Additionally, there are three core requirements, each of which counts toward the final score. They are:
- Extended Essay (EE) – a 4,000-word independent research paper
- Theory of Knowledge (TOK) – an interdisciplinary course in critical thinking
- Creativity, Activity and Service (CAS) – a range of activities alongside their academic studies. This includes 50 hours of community service, 50 hours of activity and 50 hours of creativity, over the course of two years.
Each subject in the IBDP is graded on a scale from 1 to 7, with the TOK and EE accounting for a total of 3 bonus points, for a total of 45 points. Students who score at least 24 points, with at least a 4 in each subject, will receive their diploma.
To know more about the IBDP, read this blog.
What are college credits? Why are they important?
In the US, colleges and universities follow a credit system where each course or class accounts for a certain number of credits. This can range from one credit to three, depending on the course and the university. Students earn credits by taking courses related to their major or through elective or required courses. To graduate, students need to meet a specified total, usually 120-130 credits.
To learn more about the credit courses, read this blog post.
How can students earn college credits early?
There are various ways to earn college credits in high school. Students can take AP exams and, depending on the university and course, they can achieve college credits if they score a 4 or above. Students studying the IB curriculum are also eligible for college credits for their HL subjects, based on their final results.
Along with this, students can opt to take specific university credit courses, pre-college or summer programmes. To know more about how your child can earn credits, read this blog post.
Are Indian or international curricula better for grades 11 and 12?
If students are considering applying to global universities, they should know that most global universities acknowledge Indian curricula for grades 11 and 12. What admissions officers (AOs) are looking for is how students have challenged themselves within their curriculum and have studied diverse subjects. Subjects should include English, a second language, mathematics, lab sciences, humanities and/or art.
Amongst the Indian curricula, only the CBSE really allows students to maintain diversity in their subject mix in grades 11 and 12. The ISC and state boards, such as the HSC, require students to take specialised streams in these years. In contrast to this, international curricula, such as the IBDP, are more holistic and offer a range of subjects.
This doesn’t mean that students studying the Indian curricula shouldn’t apply. To strengthen their application, students can take additional exams, such as the APs or college credit courses to showcase diversity in their subject mix.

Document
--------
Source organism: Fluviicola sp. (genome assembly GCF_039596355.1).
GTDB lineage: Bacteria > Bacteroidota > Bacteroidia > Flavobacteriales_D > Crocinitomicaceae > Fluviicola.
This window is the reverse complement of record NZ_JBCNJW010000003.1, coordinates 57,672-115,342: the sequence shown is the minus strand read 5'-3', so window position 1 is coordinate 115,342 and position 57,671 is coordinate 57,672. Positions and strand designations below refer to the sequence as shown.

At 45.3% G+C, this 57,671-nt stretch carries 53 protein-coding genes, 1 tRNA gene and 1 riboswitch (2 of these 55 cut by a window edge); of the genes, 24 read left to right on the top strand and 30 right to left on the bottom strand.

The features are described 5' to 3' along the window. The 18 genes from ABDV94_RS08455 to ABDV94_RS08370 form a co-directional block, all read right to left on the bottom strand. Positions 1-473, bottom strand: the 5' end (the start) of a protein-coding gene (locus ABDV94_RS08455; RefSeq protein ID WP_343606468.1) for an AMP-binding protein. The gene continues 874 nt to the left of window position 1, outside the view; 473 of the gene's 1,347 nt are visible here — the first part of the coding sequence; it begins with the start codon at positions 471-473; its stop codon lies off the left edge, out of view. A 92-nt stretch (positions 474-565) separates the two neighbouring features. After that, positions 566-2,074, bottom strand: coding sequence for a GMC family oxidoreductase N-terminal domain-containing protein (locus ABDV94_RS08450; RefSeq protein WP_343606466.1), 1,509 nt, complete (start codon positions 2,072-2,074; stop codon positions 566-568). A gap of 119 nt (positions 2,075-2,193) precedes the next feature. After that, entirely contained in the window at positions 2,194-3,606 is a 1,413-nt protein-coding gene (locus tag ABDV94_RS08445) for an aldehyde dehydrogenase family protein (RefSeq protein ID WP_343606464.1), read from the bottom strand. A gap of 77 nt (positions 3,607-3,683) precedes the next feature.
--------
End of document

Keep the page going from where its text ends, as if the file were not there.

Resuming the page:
If you are considering making the shift, read this blog post first to know whether this is a good choice for your child.
What are the main differences between the CBSE and the IBDP? Which is harder?
Many people believe that Indian curricula, such as the CBSE, are harder than international curricula, such as the IBDP. However, this is not always the case. Both Indian and international curricula are challenging, though they differ in their philosophies and how they challenge students.
International curricula offer a more holistic education that focuses on interdisciplinary education, reflection, analysis and evaluation. In the IBDP, students study a wide range of subjects that span multiple disciplines, even some that they might not excel at or enjoy. However, this can be a disadvantage for students who want to specialise in a particular field. For example, the IBDP doesn’t allow students to take all three sciences, a disadvantage for students wanting to pursue medicine. Additionally, the IB focuses on skill-based learning, including critical thinking, research, writing, analysis, and presentation.
Indian curricula, on the other hand, allow students to broadly choose the field or ‘stream’ they want to study. As such, they study subjects that enable them to gain specific knowledge in that area. This means that a student keen on engineering or medicine can focus on science and mathematics and not worry about having additional language or humanities subjects.
When choosing a curriculum for your child, it is important to understand their learning style and future goals and choose one that best meets their objectives. To have your individual questions answered, set up a one-on-one meeting with our expert consultants. For more information, get in touch with us.